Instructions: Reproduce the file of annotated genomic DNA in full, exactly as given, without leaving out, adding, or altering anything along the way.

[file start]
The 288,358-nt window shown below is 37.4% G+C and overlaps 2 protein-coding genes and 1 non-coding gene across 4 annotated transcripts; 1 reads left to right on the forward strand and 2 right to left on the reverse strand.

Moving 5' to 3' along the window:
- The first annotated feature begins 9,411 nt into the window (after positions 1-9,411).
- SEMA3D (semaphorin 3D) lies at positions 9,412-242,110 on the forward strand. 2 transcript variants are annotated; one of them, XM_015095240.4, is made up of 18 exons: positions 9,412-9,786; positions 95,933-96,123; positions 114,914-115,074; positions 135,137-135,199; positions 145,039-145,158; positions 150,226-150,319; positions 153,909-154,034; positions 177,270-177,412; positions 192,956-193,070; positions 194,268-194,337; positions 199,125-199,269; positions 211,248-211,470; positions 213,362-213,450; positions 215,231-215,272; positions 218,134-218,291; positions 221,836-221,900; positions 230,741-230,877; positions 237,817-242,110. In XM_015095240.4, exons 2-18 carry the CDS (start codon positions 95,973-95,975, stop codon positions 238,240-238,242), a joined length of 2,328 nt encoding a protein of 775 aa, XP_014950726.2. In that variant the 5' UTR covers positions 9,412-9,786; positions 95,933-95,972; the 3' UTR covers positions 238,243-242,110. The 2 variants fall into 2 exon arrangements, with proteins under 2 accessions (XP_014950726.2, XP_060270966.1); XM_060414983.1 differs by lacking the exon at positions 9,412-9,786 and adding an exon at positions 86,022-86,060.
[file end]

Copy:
The 288,358-nt window shown below is 37.4% G+C and overlaps 2 protein-coding genes and 1 non-coding gene across 4 annotated transcripts; 1 reads left to right on the forward strand and 2 right to left on the reverse strand.

Moving 5' to 3' along the window:
- The first annotated feature begins 9,411 nt into the window (after positions 1-9,411).
- SEMA3D (semaphorin 3D) lies at positions 9,412-242,110 on the forward strand. 2 transcript variants are annotated; one of them, XM_015095240.4, is made up of 18 exons: positions 9,412-9,786; positions 95,933-96,123; positions 114,914-115,074; positions 135,137-135,199; positions 145,039-145,158; positions 150,226-150,319; positions 153,909-154,034; positions 177,270-177,412; positions 192,956-193,070; positions 194,268-194,337; positions 199,125-199,269; positions 211,248-211,470; positions 213,362-213,450; positions 215,231-215,272; positions 218,134-218,291; positions 221,836-221,900; positions 230,741-230,877; positions 237,817-242,110. In XM_015095240.4, exons 2-18 carry the CDS (start codon positions 95,973-95,975, stop codon positions 238,240-238,242), a joined length of 2,328 nt encoding a protein of 775 aa, XP_014950726.2. In that variant the 5' UTR covers positions 9,412-9,786; positions 95,933-95,972; the 3' UTR covers positions 238,243-242,110. The 2 variants fall into 2 exon arrangements, with proteins under 2 accessions (XP_014950726.2, XP_060270966.1); XM_060414983.1 differs by lacking the exon at positions 9,412-9,786 and adding an exon at positions 86,022-86,060.